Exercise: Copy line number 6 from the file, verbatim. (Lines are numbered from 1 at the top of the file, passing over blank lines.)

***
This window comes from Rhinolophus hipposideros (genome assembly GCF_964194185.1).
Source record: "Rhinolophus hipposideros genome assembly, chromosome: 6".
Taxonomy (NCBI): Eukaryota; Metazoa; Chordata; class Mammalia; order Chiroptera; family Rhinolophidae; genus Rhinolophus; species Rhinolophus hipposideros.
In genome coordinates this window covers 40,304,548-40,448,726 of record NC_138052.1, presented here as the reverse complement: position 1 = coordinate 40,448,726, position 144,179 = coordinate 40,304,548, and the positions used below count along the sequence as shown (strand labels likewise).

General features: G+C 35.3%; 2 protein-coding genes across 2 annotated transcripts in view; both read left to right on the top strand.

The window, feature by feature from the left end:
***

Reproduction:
The window, feature by feature from the left end: